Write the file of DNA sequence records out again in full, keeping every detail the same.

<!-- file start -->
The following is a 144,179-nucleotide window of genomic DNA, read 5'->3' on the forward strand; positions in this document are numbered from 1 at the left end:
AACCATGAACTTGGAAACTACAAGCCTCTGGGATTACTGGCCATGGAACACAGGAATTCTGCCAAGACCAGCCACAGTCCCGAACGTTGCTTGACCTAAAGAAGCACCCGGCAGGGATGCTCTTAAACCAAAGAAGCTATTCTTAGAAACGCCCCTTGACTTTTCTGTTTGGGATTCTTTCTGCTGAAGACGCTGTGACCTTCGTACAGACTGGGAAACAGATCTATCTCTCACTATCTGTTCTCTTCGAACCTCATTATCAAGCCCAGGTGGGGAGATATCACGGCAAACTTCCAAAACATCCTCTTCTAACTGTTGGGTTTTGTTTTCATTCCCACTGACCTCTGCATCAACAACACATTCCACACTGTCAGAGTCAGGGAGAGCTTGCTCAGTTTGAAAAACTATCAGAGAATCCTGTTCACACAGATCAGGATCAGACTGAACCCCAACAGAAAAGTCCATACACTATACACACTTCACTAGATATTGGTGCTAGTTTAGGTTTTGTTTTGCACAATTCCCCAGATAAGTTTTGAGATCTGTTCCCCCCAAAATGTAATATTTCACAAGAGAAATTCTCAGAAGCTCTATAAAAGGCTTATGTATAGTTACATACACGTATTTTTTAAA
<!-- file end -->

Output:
The following is a 144,179-nucleotide window of genomic DNA, read 5'->3' on the forward strand; positions in this document are numbered from 1 at the left end:
AACCATGAACTTGGAAACTACAAGCCTCTGGGATTACTGGCCATGGAACACAGGAATTCTGCCAAGACCAGCCACAGTCCCGAACGTTGCTTGACCTAAAGAAGCACCCGGCAGGGATGCTCTTAAACCAAAGAAGCTATTCTTAGAAACGCCCCTTGACTTTTCTGTTTGGGATTCTTTCTGCTGAAGACGCTGTGACCTTCGTACAGACTGGGAAACAGATCTATCTCTCACTATCTGTTCTCTTCGAACCTCATTATCAAGCCCAGGTGGGGAGATATCACGGCAAACTTCCAAAACATCCTCTTCTAACTGTTGGGTTTTGTTTTCATTCCCACTGACCTCTGCATCAACAACACATTCCACACTGTCAGAGTCAGGGAGAGCTTGCTCAGTTTGAAAAACTATCAGAGAATCCTGTTCACACAGATCAGGATCAGACTGAACCCCAACAGAAAAGTCCATACACTATACACACTTCACTAGATATTGGTGCTAGTTTAGGTTTTGTTTTGCACAATTCCCCAGATAAGTTTTGAGATCTGTTCCCCCCAAAATGTAATATTTCACAAGAGAAATTCTCAGAAGCTCTATAAAAGGCTTATGTATAGTTACATACACGTATTTTTTAAA